Richard W. Hood Second World War poetry
This collection contains four poems written by Sgt. Richard William Hood, USMC during the Second World War, as well as two copies of photographs and a biography. The poetry is rewritten in the hand of Hood's wife, with side notes written by Hood in reference to people and locations. The photographs include one of Hood in uniform and one of he, Richard K. Sorenson and Wilbur "Joe" Woltmon take at his daughter's wedding in June 1982 (the donor's sister). The donor also included a link to Sorenson's story: http://www.mohconvention.com/tn-recipient/398/richard-k-sorenson/.
The poems are entitled:
- "Liberty Goes," aboard a ship going into Pearl Harbor for the last liberty before Iwo Jima, December 1944-January 1945
- "Machine Guns Up," aboard a ship heading for Iwo Jima, January 1945
- "Dream Valley," aboard a ship heading for Iwo Jima, January 1945
- "A Marine Speaks," aboard a ship two days out of Pearl Harbor on the way to Iwo Jima, January 1945
The donor believes the poetry was rewritten sometime in the 1950s for legible copies to be sent to Leatherneck Magazine. The publication has no record of their publishing.
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This collection is open for research.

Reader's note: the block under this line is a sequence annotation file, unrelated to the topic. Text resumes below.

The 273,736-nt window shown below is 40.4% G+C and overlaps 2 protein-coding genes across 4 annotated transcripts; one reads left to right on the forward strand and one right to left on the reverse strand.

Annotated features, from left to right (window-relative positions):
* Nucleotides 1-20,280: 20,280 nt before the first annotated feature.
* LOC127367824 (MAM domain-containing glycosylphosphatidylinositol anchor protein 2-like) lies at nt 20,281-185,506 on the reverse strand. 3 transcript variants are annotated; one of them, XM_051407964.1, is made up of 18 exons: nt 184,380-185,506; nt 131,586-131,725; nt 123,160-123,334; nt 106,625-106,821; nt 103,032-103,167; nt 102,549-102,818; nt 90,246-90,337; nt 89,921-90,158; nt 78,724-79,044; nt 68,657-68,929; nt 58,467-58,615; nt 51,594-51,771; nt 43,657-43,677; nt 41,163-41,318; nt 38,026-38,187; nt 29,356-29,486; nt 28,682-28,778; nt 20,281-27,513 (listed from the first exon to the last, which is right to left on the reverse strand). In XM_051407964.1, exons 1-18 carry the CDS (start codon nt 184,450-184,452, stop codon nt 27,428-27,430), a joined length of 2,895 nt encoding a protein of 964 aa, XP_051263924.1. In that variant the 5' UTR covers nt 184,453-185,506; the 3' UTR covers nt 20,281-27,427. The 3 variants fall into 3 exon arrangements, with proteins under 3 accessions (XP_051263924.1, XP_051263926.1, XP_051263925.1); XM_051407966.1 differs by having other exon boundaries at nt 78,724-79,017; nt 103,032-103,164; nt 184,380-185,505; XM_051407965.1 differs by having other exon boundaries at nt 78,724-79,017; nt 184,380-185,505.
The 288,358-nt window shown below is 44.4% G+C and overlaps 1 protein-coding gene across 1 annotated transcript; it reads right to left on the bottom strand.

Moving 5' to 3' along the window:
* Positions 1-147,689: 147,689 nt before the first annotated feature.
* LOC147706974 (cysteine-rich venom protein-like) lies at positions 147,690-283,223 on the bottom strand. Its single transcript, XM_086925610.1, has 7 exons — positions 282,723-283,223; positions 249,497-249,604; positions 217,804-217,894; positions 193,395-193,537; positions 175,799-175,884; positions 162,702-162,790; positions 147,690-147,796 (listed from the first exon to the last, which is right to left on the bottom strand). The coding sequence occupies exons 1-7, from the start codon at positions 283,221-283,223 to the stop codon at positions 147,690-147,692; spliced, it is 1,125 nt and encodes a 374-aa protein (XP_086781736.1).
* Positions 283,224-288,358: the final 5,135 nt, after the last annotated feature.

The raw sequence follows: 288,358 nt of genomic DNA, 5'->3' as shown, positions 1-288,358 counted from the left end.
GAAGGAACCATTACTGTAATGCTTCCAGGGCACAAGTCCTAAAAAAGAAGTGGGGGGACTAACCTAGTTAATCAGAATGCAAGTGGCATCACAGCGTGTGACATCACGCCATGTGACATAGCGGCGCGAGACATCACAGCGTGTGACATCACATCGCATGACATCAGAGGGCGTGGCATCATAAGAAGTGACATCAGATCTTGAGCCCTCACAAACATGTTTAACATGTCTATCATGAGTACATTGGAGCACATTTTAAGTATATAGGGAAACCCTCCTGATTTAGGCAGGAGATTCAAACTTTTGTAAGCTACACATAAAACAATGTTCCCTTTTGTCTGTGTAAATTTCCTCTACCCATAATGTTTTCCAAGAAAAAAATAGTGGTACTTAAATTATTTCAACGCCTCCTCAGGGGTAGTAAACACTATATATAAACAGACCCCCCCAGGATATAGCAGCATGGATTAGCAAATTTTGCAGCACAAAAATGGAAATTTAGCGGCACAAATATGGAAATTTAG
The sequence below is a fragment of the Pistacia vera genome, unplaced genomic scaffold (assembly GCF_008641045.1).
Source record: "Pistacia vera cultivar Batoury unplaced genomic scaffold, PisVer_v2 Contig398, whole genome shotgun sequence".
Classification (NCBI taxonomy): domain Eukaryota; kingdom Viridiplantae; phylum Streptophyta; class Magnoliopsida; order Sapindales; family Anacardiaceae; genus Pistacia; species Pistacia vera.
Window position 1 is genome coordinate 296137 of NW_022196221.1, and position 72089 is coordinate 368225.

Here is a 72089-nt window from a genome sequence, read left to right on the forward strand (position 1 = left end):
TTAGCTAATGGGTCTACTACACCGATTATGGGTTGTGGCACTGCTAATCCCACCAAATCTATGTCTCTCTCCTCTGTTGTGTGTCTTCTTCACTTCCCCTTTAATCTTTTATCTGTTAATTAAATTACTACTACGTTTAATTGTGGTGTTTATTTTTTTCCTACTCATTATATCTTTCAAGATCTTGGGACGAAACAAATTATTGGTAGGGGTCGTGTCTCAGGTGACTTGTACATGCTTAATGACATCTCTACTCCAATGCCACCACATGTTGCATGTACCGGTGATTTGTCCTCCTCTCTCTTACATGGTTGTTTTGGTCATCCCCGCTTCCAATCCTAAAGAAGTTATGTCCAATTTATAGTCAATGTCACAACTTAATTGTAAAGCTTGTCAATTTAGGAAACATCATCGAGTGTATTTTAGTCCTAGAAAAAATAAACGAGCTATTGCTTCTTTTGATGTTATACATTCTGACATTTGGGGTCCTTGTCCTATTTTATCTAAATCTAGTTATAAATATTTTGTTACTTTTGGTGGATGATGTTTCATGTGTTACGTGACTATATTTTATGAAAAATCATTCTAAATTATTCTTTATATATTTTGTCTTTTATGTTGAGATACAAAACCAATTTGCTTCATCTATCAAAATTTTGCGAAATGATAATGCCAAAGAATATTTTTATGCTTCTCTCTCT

Conditions Governing Use
There are no restrictions on the use of this material except where previously copyrighted material is concerned. It is the responsibility of the researcher to obtain all permissions.
Biographical / Historical
Sergeant Richard William Hood, United States Marine Corps (5/20/1925 - 2/1987) was born in Ridgewood, Queens, New York to J. William Hood and Frieda Nick Hood. He enlisted in the Marine Corps after dropping out of high school his junior year in July 1942. He trained at Parris Island, Camp Legeune and San Diego before being deployed to the South Pacific with Company M, 3rd Battalion, 24th Marines and first saw action at Namur, Kwajalein.
He served with Richard K. Sorenson, Wilbure "Joe" Woltmon, T.C. Gillespie and two others. Sorenson threw himself onto a grenade and saved the others' lives, earning him the Medal of Honor. The four named Marines reunited periodically over the years "to celebrate their good fortune and to occasionally tease Sorenson for being dumb enough to jump on a live grenade." (donor provided biography).
Hood was wounded in Saipan and sat out the invasion of Tinian but rejoined the unit before their landing on Iwo Jima where he was wounded again, carrying the shrapnel for the remainder of his life. He was discharged from the Marine Corps in November 1945 and returned to New York where he married Peggy Krug and raised four children. He later remarried to a woman named Ann Davis and had a fifth child. (more information about postwar life provided in bio).
Health issues caused Hood to retire early and travel, though he passed away in February 1987 at the age of only 61.
0.01 Linear Feet (1 folder)
Language of Materials
This collection contains four poems written by Sgt. Richard William Hood, USMC during the Second World War, as well as two copies of photographs and a biography.
This collection is arranged by material type; biography, photographs, poetry.
Immediate Source of Acquisition
Gift of The family of Richard William Hood USMC, donated by Sharon Henn.
- Finding Aid for the Richard W. Hood Second World War poetry
- Andrew Harman
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